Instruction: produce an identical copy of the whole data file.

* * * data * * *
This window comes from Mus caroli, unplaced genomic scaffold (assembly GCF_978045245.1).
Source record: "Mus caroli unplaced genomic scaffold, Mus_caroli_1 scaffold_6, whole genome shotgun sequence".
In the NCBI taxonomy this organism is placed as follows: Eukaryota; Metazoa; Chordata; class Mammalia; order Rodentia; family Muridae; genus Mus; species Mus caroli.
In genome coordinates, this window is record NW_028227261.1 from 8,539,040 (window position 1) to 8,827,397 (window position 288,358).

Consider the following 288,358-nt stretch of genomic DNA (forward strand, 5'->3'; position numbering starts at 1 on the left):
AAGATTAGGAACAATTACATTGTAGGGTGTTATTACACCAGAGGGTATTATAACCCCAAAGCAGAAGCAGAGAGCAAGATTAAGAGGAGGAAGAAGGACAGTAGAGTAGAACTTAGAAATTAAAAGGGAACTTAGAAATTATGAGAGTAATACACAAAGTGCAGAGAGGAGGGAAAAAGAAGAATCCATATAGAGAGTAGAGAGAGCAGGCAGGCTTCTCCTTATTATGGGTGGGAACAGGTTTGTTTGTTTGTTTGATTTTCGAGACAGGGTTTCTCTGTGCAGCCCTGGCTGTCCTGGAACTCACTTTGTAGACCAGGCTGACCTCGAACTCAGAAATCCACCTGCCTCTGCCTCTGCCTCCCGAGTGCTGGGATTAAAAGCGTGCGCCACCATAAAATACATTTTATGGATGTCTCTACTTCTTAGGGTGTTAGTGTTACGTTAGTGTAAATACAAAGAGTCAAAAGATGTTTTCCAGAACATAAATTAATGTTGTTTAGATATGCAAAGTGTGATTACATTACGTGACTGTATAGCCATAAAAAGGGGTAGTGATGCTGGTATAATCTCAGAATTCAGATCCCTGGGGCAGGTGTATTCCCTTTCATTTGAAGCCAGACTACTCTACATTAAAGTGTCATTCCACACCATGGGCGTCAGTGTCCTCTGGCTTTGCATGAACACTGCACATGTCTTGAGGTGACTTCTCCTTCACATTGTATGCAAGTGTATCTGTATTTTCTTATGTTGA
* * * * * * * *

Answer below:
This window comes from Mus caroli, unplaced genomic scaffold (assembly GCF_978045245.1).
Source record: "Mus caroli unplaced genomic scaffold, Mus_caroli_1 scaffold_6, whole genome shotgun sequence".
In the NCBI taxonomy this organism is placed as follows: Eukaryota; Metazoa; Chordata; class Mammalia; order Rodentia; family Muridae; genus Mus; species Mus caroli.
In genome coordinates, this window is record NW_028227261.1 from 8,539,040 (window position 1) to 8,827,397 (window position 288,358).

Consider the following 288,358-nt stretch of genomic DNA (forward strand, 5'->3'; position numbering starts at 1 on the left):
AAGATTAGGAACAATTACATTGTAGGGTGTTATTACACCAGAGGGTATTATAACCCCAAAGCAGAAGCAGAGAGCAAGATTAAGAGGAGGAAGAAGGACAGTAGAGTAGAACTTAGAAATTAAAAGGGAACTTAGAAATTATGAGAGTAATACACAAAGTGCAGAGAGGAGGGAAAAAGAAGAATCCATATAGAGAGTAGAGAGAGCAGGCAGGCTTCTCCTTATTATGGGTGGGAACAGGTTTGTTTGTTTGTTTGATTTTCGAGACAGGGTTTCTCTGTGCAGCCCTGGCTGTCCTGGAACTCACTTTGTAGACCAGGCTGACCTCGAACTCAGAAATCCACCTGCCTCTGCCTCTGCCTCCCGAGTGCTGGGATTAAAAGCGTGCGCCACCATAAAATACATTTTATGGATGTCTCTACTTCTTAGGGTGTTAGTGTTACGTTAGTGTAAATACAAAGAGTCAAAAGATGTTTTCCAGAACATAAATTAATGTTGTTTAGATATGCAAAGTGTGATTACATTACGTGACTGTATAGCCATAAAAAGGGGTAGTGATGCTGGTATAATCTCAGAATTCAGATCCCTGGGGCAGGTGTATTCCCTTTCATTTGAAGCCAGACTACTCTACATTAAAGTGTCATTCCACACCATGGGCGTCAGTGTCCTCTGGCTTTGCATGAACACTGCACATGTCTTGAGGTGACTTCTCCTTCACATTGTATGCAAGTGTATCTGTATTTTCTTATGTTGA